Clinical Evaluation to Confirm Safety and Efficacy of Sinuplasty in the Paranasal Sinuses (CLEAR)
A multi-center, non-randomized, prospective post-market evaluation of sinuplasty in paranasal sinuses.
|Study Design:||Allocation: Non-Randomized
Endpoint Classification: Safety/Efficacy Study
Intervention Model: Single Group Assignment
Masking: Open Label
Primary Purpose: Treatment
|Official Title:||Clinical Evaluation to Confirm Safety and Efficacy of Sinuplasty in the Paranasal Sinuses (CLEAR)|
- Number of Sinuses With Patency of Sinus Ostium After Sinuplasty [ Time Frame: 24 weeks ] [ Designated as safety issue: No ]Patency of sinus ostium after sinuplasty will be determined by nasal endoscopic examination. The investigator will make a clinical judgment as to whether or not this has been achieved.
- Number of Participants With Adverse Events Following Sinuplasty Procedure [ Time Frame: 24 weeks ] [ Designated as safety issue: Yes ]Adverse event rate at 24 weeks: comprised of all observed peri-operative adverse events which were recorded on dedicated CRFs and any observed or patient-reported post-operative adverse events will be similarly recorded (through 24 week follow-up).
- Number of Participants Experiencing Relief of Sinus Symptoms [ Time Frame: Week 24 ] [ Designated as safety issue: No ]To gain general insight into the ability of balloon catheter sinus ostial dilation to relieve sinus symptoms, scores from the pre-operative SNOT-20 evaluations were compared to scores from the post-procedure SNOT-20 evaluations at 24 weeks following the procedure. The number of participants who showed aggregate symptom relief are recorded here as having been successfully treated.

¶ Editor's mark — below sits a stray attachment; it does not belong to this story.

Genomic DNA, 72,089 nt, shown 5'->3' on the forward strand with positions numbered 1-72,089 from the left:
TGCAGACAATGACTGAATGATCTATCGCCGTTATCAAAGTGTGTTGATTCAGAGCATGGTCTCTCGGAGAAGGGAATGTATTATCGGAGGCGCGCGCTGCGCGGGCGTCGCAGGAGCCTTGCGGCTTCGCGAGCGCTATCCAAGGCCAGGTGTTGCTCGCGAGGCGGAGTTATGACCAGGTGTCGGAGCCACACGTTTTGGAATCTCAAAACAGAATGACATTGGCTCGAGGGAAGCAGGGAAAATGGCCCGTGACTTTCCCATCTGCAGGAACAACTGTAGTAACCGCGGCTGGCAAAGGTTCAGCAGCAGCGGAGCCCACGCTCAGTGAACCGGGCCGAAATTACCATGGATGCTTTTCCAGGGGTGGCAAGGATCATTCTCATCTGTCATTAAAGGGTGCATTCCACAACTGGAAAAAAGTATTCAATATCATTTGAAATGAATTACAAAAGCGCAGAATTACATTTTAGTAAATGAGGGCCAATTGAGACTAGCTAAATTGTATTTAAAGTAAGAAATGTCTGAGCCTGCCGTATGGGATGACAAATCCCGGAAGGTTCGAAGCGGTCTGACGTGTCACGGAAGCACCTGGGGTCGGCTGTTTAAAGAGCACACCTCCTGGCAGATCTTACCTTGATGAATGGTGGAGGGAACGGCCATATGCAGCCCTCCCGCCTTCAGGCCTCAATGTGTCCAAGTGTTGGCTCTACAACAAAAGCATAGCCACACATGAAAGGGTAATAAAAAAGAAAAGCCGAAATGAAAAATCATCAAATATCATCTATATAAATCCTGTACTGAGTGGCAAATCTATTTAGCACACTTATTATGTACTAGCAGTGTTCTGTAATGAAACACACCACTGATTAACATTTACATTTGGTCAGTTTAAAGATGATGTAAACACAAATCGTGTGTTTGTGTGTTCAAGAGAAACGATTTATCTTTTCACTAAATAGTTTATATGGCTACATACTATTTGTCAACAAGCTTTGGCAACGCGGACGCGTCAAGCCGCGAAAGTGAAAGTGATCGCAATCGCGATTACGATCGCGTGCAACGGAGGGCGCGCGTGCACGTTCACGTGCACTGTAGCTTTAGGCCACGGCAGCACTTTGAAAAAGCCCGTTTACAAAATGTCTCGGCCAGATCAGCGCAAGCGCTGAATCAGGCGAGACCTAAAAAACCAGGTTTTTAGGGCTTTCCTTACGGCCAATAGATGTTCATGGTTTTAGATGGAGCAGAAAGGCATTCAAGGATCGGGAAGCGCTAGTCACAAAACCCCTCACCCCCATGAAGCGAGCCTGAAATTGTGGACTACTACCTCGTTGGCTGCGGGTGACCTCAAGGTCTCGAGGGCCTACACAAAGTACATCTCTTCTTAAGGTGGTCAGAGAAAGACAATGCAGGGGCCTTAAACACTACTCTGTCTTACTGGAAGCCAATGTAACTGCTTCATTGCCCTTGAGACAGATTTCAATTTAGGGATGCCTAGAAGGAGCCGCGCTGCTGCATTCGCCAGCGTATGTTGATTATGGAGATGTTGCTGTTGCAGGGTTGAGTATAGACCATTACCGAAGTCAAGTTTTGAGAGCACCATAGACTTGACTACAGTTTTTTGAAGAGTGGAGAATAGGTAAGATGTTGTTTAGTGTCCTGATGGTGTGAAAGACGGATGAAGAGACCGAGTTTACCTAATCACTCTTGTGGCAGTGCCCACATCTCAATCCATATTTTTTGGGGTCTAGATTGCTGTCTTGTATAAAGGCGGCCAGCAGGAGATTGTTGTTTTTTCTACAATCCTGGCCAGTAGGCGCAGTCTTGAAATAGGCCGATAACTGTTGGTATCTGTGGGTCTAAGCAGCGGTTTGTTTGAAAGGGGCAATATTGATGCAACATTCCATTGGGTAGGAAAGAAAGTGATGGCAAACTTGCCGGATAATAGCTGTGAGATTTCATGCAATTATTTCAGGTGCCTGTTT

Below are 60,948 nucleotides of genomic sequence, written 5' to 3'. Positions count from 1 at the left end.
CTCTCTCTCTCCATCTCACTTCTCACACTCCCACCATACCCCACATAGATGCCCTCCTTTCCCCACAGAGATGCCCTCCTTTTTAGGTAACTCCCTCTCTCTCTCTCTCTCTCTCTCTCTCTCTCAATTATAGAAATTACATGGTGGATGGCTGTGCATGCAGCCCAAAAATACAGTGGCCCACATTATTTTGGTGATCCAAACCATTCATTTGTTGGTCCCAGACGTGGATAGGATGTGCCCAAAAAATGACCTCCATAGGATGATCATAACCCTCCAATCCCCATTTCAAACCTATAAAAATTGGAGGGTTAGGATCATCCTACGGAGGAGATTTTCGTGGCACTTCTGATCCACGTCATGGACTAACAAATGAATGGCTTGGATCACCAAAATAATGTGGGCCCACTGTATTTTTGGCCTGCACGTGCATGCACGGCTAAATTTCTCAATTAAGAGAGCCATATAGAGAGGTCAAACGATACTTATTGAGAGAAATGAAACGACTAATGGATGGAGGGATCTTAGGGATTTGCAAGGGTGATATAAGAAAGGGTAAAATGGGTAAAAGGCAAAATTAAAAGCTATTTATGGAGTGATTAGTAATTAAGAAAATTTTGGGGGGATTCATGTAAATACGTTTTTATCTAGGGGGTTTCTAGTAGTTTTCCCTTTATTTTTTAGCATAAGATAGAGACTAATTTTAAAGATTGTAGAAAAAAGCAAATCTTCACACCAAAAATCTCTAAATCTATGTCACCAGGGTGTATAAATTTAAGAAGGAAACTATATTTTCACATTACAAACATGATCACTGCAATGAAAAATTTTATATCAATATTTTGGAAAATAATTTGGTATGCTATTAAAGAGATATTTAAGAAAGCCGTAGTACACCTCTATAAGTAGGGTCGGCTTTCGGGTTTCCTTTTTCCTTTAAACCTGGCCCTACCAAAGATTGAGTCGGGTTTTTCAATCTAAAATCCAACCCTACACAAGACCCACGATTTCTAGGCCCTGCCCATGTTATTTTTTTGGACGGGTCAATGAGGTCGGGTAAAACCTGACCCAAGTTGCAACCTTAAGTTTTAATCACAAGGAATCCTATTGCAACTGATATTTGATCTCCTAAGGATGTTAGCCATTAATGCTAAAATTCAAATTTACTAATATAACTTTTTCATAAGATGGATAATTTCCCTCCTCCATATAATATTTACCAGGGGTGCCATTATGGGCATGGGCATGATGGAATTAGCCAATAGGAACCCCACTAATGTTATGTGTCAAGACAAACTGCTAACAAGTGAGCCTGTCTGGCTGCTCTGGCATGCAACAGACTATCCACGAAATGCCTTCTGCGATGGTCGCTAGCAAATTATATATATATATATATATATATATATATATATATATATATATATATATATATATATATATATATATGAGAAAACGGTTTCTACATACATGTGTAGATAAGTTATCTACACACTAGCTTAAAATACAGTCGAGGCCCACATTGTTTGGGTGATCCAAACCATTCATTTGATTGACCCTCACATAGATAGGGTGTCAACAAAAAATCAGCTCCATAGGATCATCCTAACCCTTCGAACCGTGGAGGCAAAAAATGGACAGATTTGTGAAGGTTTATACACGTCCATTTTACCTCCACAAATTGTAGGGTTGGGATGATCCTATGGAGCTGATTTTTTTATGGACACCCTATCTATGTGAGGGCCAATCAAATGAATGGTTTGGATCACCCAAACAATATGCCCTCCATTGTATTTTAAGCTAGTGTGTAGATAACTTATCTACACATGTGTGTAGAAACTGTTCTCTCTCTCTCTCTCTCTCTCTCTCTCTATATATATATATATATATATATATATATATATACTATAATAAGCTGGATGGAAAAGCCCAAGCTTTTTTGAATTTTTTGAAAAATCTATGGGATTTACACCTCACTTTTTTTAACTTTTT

|Study Start Date:||April 2005|
|Study Completion Date:||June 2006|
|Primary Completion Date:||June 2006 (Final data collection date for primary outcome measure)|
Sinusitis is a common healthcare problem that significantly reduces quality of life for people around the world. Patients suffer from headache, facial discomfort, nasal congestion, nasal drainage, loss of the sense of smell and malaise. Sinusitis is responsible for major healthcare expenditure and loss of workplace productivity.
The rationale of this study is to collect data on the effectiveness and safety of balloon dilation of the Frontal, Maxillary and Sphenoid sinuses by treating patients and observing them for a six month period of time following the procedure. Six month follow-up data is important to demonstrate the effectiveness of balloon catheter dilation.
Please refer to this study by its ClinicalTrials.gov identifier: NCT00231062
|Principal Investigator:||Christopher Church, MD||Loma Linda University|